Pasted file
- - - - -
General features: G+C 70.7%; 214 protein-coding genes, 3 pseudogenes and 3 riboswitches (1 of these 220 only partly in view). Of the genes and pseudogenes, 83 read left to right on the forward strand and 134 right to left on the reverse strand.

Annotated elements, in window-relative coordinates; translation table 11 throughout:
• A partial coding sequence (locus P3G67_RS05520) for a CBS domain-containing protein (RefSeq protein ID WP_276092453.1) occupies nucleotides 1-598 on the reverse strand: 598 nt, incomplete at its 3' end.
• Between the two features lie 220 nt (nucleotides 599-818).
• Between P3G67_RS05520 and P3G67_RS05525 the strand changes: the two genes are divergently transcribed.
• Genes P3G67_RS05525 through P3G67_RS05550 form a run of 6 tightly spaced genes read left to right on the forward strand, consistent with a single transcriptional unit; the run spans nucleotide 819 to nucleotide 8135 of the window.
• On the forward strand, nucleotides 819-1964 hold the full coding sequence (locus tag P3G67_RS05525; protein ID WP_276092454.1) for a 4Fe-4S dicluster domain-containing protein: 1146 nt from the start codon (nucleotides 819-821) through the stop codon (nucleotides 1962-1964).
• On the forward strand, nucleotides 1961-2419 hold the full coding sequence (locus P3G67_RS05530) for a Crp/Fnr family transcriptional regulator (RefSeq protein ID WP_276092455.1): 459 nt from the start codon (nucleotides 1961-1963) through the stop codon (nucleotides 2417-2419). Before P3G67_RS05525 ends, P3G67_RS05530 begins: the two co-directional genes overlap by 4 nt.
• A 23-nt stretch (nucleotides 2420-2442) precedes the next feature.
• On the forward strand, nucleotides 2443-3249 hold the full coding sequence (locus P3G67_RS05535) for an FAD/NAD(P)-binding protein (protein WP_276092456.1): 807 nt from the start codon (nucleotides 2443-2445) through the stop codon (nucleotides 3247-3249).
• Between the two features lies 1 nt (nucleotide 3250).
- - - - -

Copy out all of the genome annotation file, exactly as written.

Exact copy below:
General features: G+C 70.7%; 214 protein-coding genes, 3 pseudogenes and 3 riboswitches (1 of these 220 only partly in view). Of the genes and pseudogenes, 83 read left to right on the forward strand and 134 right to left on the reverse strand.

Annotated elements, in window-relative coordinates; translation table 11 throughout:
• A partial coding sequence (locus P3G67_RS05520) for a CBS domain-containing protein (RefSeq protein ID WP_276092453.1) occupies nucleotides 1-598 on the reverse strand: 598 nt, incomplete at its 3' end.
• Between the two features lie 220 nt (nucleotides 599-818).
• Between P3G67_RS05520 and P3G67_RS05525 the strand changes: the two genes are divergently transcribed.
• Genes P3G67_RS05525 through P3G67_RS05550 form a run of 6 tightly spaced genes read left to right on the forward strand, consistent with a single transcriptional unit; the run spans nucleotide 819 to nucleotide 8135 of the window.
• On the forward strand, nucleotides 819-1964 hold the full coding sequence (locus tag P3G67_RS05525; protein ID WP_276092454.1) for a 4Fe-4S dicluster domain-containing protein: 1146 nt from the start codon (nucleotides 819-821) through the stop codon (nucleotides 1962-1964).
• On the forward strand, nucleotides 1961-2419 hold the full coding sequence (locus P3G67_RS05530) for a Crp/Fnr family transcriptional regulator (RefSeq protein ID WP_276092455.1): 459 nt from the start codon (nucleotides 1961-1963) through the stop codon (nucleotides 2417-2419). Before P3G67_RS05525 ends, P3G67_RS05530 begins: the two co-directional genes overlap by 4 nt.
• A 23-nt stretch (nucleotides 2420-2442) precedes the next feature.
• On the forward strand, nucleotides 2443-3249 hold the full coding sequence (locus P3G67_RS05535) for an FAD/NAD(P)-binding protein (protein WP_276092456.1): 807 nt from the start codon (nucleotides 2443-2445) through the stop codon (nucleotides 3247-3249).
• Between the two features lies 1 nt (nucleotide 3250).